Mortensen agrees the Coolidge serves a unique role in supporting independent film.
"When you ask someone 'What is independent film?' It’s like other things, people have an idea. What is abstract art? What is abstract expressionism? What’s a European movie other than that it’s made in Europe? What’s film noir? I just prefer to refer to good movies and bad movies," Mortensen said. "I think some of the movies that they show at the Coolidge sometimes are movies that are quite big budget movies but they just have something that’s interesting.”
A Growing Nonprofit
The Coolidge now has about 3,000 members which help support the theater financially, but Coolidge Theatre Board Chairman Michael Maynard remembers when things weren't quite so rosy.
“I first started coming here when I was in town in college in the '70s and the Coolidge had some good years and it had some very up and down years in the '70s and '80s. The theater almost went out of existence in the late '80s," Maynard said. "But the theater has been, really, since the late ‘90s, on very solid financial footing. We've completely renovated in the last seven or eight years and it’s in great shape."
In addition to the Coolidge's 400-seat main theater and its 200-seat balcony room, there are two smaller screening rooms, holding 45 and 13 people, where more esoteric movies are shown.
The theater is considering expanding by adding a sizable fifth theater, using land they own in the parking lot behind the building.
"Another part we're very conscious of here is the experiential part of it," Maynard said. "We want our moviegoers, when they come to this place, to have a good experience. And I think that’s how we differentiate ourselves in some respects. We still have the classical big curtain that opens before the films. We don’t show commercials. That's one of the beauties of being a nonprofit. We try to make the experience as pleasant and relaxing and kind of classical, in some ways, as we can."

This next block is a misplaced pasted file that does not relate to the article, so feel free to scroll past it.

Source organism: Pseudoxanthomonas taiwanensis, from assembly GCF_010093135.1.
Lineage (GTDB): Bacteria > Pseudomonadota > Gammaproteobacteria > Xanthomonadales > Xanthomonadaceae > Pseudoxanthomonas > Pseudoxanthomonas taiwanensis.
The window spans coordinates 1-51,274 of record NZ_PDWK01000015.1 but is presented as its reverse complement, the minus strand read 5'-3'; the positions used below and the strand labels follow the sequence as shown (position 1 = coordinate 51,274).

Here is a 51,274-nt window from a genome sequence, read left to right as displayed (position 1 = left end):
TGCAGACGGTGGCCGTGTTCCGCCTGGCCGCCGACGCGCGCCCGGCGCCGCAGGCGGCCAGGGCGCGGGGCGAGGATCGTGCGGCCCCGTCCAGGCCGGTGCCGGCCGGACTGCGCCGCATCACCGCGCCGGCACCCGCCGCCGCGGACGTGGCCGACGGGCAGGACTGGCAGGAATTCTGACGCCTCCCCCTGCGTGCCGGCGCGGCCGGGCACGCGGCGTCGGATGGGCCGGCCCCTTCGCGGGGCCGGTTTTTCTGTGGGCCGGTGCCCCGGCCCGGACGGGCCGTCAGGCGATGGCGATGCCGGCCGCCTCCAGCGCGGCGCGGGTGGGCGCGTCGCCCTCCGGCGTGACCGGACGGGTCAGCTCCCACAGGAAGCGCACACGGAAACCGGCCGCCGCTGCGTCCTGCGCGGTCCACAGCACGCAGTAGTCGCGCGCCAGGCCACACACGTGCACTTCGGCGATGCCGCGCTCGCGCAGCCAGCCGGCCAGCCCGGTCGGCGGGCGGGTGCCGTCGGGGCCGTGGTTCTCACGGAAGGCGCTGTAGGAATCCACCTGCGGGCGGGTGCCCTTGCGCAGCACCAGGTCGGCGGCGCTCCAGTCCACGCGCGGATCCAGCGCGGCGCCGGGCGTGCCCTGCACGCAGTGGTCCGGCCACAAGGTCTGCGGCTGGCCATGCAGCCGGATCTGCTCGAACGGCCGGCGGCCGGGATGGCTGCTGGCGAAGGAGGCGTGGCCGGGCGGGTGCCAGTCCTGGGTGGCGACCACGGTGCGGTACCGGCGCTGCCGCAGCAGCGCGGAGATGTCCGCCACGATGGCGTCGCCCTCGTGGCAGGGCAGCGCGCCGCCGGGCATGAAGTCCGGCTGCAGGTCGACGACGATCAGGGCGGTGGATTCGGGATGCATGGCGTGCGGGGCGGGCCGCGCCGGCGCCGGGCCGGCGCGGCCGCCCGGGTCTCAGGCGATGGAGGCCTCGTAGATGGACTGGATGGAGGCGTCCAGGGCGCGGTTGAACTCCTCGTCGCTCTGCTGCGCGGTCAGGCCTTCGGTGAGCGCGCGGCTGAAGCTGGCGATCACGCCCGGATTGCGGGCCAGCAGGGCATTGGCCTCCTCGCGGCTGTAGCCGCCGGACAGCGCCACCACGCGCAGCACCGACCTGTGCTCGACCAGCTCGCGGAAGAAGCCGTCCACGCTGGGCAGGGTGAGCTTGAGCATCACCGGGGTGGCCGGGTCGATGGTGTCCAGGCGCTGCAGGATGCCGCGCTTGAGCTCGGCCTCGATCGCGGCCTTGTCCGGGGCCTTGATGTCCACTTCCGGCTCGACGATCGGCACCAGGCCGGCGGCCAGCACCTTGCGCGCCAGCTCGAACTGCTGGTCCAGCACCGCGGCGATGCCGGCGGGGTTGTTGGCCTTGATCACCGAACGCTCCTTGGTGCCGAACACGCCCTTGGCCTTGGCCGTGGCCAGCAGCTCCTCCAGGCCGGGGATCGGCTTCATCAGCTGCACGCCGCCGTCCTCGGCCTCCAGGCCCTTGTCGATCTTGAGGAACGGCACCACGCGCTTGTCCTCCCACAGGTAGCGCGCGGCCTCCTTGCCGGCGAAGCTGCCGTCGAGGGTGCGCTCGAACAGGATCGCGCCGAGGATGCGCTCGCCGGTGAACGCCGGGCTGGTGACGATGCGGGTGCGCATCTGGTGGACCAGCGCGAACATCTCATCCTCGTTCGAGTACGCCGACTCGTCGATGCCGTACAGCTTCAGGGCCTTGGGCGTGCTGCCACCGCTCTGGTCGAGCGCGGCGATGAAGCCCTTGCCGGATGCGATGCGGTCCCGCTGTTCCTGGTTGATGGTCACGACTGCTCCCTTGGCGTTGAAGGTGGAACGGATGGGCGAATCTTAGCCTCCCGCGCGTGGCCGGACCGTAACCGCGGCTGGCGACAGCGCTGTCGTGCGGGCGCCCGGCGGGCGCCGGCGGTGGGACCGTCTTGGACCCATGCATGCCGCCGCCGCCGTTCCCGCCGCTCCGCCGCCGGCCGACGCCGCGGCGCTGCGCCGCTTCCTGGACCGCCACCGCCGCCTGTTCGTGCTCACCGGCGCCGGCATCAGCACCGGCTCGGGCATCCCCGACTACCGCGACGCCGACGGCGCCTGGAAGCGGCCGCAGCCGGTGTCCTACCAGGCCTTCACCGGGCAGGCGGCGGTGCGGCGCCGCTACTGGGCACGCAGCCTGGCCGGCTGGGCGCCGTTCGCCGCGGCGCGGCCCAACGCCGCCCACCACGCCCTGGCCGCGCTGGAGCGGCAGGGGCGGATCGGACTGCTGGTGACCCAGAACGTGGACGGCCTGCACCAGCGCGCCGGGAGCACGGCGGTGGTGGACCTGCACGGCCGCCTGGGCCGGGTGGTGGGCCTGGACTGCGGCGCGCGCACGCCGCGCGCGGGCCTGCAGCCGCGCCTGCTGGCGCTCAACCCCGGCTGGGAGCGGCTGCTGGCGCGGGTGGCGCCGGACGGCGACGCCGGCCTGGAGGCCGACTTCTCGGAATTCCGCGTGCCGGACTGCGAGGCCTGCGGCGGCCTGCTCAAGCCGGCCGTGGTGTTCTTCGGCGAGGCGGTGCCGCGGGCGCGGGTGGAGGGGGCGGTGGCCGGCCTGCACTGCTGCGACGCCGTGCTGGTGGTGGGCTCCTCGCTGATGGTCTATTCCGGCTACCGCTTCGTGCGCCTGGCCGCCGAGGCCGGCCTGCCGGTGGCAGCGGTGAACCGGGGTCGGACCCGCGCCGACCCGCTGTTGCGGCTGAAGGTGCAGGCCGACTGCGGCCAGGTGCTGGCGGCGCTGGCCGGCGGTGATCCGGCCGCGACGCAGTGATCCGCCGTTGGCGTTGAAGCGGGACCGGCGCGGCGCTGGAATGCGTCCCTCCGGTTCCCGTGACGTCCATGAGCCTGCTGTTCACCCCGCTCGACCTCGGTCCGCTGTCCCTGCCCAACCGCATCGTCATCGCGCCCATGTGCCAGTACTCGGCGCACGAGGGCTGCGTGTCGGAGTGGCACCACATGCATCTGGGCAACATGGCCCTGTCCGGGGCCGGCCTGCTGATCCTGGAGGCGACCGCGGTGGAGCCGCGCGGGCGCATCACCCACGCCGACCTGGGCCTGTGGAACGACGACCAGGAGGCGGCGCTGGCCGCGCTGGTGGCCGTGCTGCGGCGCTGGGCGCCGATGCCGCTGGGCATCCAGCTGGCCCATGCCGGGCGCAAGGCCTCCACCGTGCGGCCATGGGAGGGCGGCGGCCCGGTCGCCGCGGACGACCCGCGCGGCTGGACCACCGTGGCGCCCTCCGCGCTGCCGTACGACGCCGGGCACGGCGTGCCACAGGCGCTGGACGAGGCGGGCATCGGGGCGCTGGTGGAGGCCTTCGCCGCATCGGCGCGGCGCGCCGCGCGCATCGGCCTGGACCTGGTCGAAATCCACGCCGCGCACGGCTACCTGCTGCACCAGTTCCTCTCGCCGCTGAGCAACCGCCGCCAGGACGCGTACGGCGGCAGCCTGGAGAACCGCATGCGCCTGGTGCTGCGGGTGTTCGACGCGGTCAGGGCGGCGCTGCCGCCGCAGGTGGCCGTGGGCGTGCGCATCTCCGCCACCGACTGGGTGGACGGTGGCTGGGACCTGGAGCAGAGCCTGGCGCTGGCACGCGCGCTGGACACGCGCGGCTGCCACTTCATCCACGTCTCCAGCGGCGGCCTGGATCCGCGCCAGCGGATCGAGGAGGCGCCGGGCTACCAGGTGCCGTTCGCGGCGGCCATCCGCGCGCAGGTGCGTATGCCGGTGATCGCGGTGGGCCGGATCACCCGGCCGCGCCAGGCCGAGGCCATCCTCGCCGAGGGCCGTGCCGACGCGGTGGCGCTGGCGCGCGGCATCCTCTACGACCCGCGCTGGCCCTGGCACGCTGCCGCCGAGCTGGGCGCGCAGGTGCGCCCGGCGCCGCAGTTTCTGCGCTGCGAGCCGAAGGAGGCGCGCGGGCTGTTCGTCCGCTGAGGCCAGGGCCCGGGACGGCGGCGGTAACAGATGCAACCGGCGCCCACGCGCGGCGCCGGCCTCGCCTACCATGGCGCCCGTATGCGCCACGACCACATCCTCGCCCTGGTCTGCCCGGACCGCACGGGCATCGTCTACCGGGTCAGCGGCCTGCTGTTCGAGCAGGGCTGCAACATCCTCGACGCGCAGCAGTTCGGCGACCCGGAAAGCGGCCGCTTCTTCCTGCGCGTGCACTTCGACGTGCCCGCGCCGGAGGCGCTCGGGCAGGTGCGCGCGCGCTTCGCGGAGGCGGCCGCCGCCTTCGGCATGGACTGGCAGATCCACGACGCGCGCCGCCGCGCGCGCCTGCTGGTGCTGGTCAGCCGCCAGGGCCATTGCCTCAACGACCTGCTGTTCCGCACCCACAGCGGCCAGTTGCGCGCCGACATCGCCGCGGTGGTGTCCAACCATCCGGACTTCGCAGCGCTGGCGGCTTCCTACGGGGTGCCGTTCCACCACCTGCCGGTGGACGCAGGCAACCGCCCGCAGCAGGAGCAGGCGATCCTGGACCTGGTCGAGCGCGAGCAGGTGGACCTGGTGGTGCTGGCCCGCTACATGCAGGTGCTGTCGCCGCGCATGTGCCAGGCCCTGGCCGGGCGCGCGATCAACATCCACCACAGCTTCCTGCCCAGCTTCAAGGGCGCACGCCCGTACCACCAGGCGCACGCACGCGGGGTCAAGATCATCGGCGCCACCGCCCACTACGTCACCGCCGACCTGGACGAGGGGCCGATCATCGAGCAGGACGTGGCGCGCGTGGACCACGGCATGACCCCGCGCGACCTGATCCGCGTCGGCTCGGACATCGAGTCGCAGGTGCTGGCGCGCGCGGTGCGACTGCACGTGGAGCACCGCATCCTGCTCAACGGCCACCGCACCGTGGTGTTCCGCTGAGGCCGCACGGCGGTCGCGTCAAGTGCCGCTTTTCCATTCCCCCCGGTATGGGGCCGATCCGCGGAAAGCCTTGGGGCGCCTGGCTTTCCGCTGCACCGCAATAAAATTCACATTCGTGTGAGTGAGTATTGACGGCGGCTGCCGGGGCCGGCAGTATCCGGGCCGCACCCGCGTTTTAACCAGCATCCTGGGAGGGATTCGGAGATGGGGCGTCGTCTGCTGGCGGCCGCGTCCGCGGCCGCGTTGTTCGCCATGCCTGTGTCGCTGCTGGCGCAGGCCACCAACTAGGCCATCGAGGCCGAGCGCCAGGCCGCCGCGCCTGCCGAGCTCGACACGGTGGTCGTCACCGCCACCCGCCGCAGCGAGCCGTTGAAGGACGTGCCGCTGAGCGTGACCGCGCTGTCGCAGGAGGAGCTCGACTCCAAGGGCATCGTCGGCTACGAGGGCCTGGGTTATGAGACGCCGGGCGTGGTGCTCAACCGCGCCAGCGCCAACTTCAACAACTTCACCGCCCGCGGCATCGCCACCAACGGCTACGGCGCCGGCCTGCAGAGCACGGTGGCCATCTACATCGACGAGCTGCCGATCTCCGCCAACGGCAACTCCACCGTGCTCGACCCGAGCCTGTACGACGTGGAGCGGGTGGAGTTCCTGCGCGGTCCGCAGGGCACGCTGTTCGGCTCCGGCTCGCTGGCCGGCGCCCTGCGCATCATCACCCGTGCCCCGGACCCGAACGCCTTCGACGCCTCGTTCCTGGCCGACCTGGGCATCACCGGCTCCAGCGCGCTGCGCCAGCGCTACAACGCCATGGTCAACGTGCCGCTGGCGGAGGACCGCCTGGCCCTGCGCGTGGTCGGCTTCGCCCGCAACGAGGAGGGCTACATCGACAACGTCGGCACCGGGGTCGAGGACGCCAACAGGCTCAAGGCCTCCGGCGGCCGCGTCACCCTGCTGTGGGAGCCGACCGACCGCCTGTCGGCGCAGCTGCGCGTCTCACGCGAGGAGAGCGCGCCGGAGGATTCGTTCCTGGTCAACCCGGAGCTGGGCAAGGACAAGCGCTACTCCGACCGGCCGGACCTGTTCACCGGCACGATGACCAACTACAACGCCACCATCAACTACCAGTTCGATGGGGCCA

Marilyn Reisman, at 84, is a longtime Boston scenester and socialite. She was at the party after the award ceremony Monday night. Reisman has been coming to the Coolidge since childhood.
"I came here every Saturday with my brothers, it was part of our family routine." Reisman said. "I think that they have a lot of the art films which I really love. They’re so diversified. They have children’s programs, they have programs for the avant-garde young set. And they have programs for me."
Mortensen appreciates the Coolidge so much, he donated the $10,000 honorarium that comes with The Coolidge Award back to the theater.
"It’s a great honor and I’m really happy, in some way, to be able to support a place like the Coolidge Theatre because there are not too many theaters like it left in the country, unfortunately. You know, it takes a lot of work, a lot of people work very hard to keep a place like this going, to keep the community interested. Boston's very lucky to have the Coolidge Theatre."
This segment aired on March 6, 2012.